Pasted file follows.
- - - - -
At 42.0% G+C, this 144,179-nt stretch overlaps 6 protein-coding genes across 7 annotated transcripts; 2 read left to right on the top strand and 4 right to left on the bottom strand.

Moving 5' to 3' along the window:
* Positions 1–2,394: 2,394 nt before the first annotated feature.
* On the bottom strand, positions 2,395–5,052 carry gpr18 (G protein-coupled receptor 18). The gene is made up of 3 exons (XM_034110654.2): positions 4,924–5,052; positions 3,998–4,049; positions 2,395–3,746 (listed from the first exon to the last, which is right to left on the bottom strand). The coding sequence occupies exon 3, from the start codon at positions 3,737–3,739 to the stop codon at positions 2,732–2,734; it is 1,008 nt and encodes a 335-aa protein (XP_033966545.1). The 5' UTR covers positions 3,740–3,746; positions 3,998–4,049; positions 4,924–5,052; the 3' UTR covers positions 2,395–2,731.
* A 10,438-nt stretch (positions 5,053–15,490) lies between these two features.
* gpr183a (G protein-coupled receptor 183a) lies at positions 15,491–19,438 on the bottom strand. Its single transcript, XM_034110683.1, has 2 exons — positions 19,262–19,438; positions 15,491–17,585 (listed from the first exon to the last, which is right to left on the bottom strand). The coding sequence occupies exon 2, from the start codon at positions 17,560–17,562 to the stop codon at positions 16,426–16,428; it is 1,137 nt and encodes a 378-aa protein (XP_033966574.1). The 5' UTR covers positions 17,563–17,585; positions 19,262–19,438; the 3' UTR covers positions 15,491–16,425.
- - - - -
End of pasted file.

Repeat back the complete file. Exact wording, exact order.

At 42.0% G+C, this 144,179-nt stretch overlaps 6 protein-coding genes across 7 annotated transcripts; 2 read left to right on the top strand and 4 right to left on the bottom strand.

Moving 5' to 3' along the window:
* Positions 1–2,394: 2,394 nt before the first annotated feature.
* On the bottom strand, positions 2,395–5,052 carry gpr18 (G protein-coupled receptor 18). The gene is made up of 3 exons (XM_034110654.2): positions 4,924–5,052; positions 3,998–4,049; positions 2,395–3,746 (listed from the first exon to the last, which is right to left on the bottom strand). The coding sequence occupies exon 3, from the start codon at positions 3,737–3,739 to the stop codon at positions 2,732–2,734; it is 1,008 nt and encodes a 335-aa protein (XP_033966545.1). The 5' UTR covers positions 3,740–3,746; positions 3,998–4,049; positions 4,924–5,052; the 3' UTR covers positions 2,395–2,731.
* A 10,438-nt stretch (positions 5,053–15,490) lies between these two features.
* gpr183a (G protein-coupled receptor 183a) lies at positions 15,491–19,438 on the bottom strand. Its single transcript, XM_034110683.1, has 2 exons — positions 19,262–19,438; positions 15,491–17,585 (listed from the first exon to the last, which is right to left on the bottom strand). The coding sequence occupies exon 2, from the start codon at positions 17,560–17,562 to the stop codon at positions 16,426–16,428; it is 1,137 nt and encodes a 378-aa protein (XP_033966574.1). The 5' UTR covers positions 17,563–17,585; positions 19,262–19,438; the 3' UTR covers positions 15,491–16,425.